"At one of our I-4 forums, people talked about how they're putting a lot more of their focus on patching," he said. "But they all acknowledged that flaws in applications are a lot harder to deal with. They've gotten good at patching the operating systems, but you have so many legacy applications and new applications, it's a lot for them to get their arms around."

He said the bad guys know this, which is why they are increasingly seeing application flaws as a goldmine waiting to be plundered.

A challenge to corporate computing policies
Dan Blum, an analyst with Midvale, Utah-based Burton Group, said the growing Web application threat also poses a challenge to the Internet-browsing policies of many companies.

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"Businesses have a permissive policy toward outbound browsing," Blum said. "It's like using the phone for personal calls." However, he added, Web-based mail services and other hosted applications have become another vector through which malware can enter a company.

Theoretically, Blum said, companies could take a hard line and restrict much of this activity, but there's a big downside to that.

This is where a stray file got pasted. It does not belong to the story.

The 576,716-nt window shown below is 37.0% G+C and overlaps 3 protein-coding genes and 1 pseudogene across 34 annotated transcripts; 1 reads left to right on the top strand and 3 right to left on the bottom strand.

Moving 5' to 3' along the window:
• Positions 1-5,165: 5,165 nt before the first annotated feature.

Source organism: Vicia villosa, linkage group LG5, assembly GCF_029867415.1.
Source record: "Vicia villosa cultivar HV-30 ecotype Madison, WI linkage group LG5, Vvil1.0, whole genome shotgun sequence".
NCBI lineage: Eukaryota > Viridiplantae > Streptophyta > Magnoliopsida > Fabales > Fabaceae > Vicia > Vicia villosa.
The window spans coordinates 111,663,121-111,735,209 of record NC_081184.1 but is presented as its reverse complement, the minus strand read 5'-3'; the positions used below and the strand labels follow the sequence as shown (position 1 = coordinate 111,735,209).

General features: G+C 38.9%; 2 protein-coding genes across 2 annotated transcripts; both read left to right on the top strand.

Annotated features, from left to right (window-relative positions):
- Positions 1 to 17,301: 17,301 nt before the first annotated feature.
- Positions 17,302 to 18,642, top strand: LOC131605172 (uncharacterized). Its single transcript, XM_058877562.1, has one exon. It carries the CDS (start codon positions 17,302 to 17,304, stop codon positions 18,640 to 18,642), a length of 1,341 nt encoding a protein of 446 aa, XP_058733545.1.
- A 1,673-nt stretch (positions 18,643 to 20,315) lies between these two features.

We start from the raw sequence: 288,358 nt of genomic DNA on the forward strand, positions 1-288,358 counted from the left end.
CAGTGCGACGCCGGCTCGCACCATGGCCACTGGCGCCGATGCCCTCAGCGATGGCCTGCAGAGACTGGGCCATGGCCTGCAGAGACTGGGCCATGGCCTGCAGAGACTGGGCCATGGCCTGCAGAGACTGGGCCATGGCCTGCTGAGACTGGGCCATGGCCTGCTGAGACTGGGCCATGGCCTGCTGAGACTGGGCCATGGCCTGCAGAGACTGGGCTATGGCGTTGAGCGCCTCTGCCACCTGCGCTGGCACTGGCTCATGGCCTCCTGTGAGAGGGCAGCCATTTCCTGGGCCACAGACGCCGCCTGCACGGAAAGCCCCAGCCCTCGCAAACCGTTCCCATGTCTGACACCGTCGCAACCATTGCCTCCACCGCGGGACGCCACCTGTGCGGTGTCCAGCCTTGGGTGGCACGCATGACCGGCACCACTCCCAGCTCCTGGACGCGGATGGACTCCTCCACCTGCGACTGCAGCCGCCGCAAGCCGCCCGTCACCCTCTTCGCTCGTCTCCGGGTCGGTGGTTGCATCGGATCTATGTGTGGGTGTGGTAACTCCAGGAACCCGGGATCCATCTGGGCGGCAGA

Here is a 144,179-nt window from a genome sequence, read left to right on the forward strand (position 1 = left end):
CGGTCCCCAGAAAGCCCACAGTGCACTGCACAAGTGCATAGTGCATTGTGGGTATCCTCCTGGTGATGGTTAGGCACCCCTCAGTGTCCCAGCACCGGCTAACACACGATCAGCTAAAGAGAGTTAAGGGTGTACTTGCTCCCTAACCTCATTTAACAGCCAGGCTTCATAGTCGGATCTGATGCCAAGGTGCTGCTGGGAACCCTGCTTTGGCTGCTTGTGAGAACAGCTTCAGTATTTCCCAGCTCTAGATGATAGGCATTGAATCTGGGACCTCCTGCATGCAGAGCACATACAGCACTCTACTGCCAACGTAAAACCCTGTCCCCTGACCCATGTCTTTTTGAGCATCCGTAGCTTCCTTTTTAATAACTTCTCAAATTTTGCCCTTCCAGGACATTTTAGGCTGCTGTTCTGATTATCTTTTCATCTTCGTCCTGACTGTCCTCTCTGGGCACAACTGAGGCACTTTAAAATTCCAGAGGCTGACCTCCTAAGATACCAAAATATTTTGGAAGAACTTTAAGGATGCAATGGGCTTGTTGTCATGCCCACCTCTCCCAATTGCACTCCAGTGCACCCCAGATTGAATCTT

"Users would end up using their company email to do these things and could expose company information that way," Blum said. "I think it's probably better to keep letting employees use Web mail, but educating them on things they should beware of." He said end-users should be taught to use the Firefox Web browser and to avoid giving out sensitive information.

Firstbrook recommended that companies monitor their threat environments and make use of automatic defenses like antivirus and proactive tools like host-based intrusion defense systems (IDS). "Shield your infrastructure so you can get the patches out," he said.

No place for FUD
While the growing threat against Web-based applications is cause for concern, people shouldn't be alarmed or surprised, said Shane Coursen, senior technical consultant for Russian antivirus firm Kaspersky Lab.

"I don't think we should make a bigger deal out of this than it's worth," he said. "It's perfectly natural and normal to see malware writers taking advantage of Web applications." He added that the ubiquitous nature of Web-based applications make them the perfect platform to spread malware.

In spite of that, Goodall said companies like Yahoo and Google have a big advantage Microsoft didn't have when it began to face a steady stream of attacks.

"They've grown up in a period where the whole industry has been focused on security," he said. "They didn't start with this big legacy infrastructure. Much of what they've deployed has been in the last five years, in an environment with more security awareness." But if these companies aren't careful, he said, they could end up wearing as big a bull's-eye as Microsoft has in recent years.

"They're growing so fast, light years faster compared to Microsoft's growth in the 1980s," Goodall said. "When you add new services at their speed, it opens the door for a lot of chaos."

Dig Deeper on Application attacks (buffer overflows, cross-site scripting)